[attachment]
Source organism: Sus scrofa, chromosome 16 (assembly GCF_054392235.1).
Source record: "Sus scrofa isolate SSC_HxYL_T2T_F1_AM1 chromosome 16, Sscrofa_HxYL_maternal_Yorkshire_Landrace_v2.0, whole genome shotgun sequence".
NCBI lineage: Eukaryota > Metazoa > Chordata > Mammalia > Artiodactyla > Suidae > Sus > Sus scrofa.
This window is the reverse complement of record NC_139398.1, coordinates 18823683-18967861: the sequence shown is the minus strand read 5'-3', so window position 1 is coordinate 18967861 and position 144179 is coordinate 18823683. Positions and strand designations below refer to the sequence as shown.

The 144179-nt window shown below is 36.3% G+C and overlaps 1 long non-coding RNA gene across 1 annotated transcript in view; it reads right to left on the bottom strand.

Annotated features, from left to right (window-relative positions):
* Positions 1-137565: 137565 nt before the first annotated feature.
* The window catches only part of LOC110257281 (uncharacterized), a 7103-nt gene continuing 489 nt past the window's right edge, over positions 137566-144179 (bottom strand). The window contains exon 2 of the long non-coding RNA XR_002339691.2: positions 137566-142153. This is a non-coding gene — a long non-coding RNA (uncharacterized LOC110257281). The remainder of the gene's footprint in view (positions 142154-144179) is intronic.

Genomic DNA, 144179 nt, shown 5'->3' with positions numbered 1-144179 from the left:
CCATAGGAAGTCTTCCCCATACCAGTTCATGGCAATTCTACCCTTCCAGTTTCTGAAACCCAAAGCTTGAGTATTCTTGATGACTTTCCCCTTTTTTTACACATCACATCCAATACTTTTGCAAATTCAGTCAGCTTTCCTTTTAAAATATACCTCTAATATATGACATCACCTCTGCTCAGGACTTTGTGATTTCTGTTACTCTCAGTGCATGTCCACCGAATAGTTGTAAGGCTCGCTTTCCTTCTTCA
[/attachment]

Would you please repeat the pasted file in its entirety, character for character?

Source organism: Sus scrofa, chromosome 16 (assembly GCF_054392235.1).
Source record: "Sus scrofa isolate SSC_HxYL_T2T_F1_AM1 chromosome 16, Sscrofa_HxYL_maternal_Yorkshire_Landrace_v2.0, whole genome shotgun sequence".
NCBI lineage: Eukaryota > Metazoa > Chordata > Mammalia > Artiodactyla > Suidae > Sus > Sus scrofa.
This window is the reverse complement of record NC_139398.1, coordinates 18823683-18967861: the sequence shown is the minus strand read 5'-3', so window position 1 is coordinate 18967861 and position 144179 is coordinate 18823683. Positions and strand designations below refer to the sequence as shown.

The 144179-nt window shown below is 36.3% G+C and overlaps 1 long non-coding RNA gene across 1 annotated transcript in view; it reads right to left on the bottom strand.

Annotated features, from left to right (window-relative positions):
* Positions 1-137565: 137565 nt before the first annotated feature.
* The window catches only part of LOC110257281 (uncharacterized), a 7103-nt gene continuing 489 nt past the window's right edge, over positions 137566-144179 (bottom strand). The window contains exon 2 of the long non-coding RNA XR_002339691.2: positions 137566-142153. This is a non-coding gene — a long non-coding RNA (uncharacterized LOC110257281). The remainder of the gene's footprint in view (positions 142154-144179) is intronic.

Genomic DNA, 144179 nt, shown 5'->3' with positions numbered 1-144179 from the left:
CCATAGGAAGTCTTCCCCATACCAGTTCATGGCAATTCTACCCTTCCAGTTTCTGAAACCCAAAGCTTGAGTATTCTTGATGACTTTCCCCTTTTTTTACACATCACATCCAATACTTTTGCAAATTCAGTCAGCTTTCCTTTTAAAATATACCTCTAATATATGACATCACCTCTGCTCAGGACTTTGTGATTTCTGTTACTCTCAGTGCATGTCCACCGAATAGTTGTAAGGCTCGCTTTCCTTCTTCA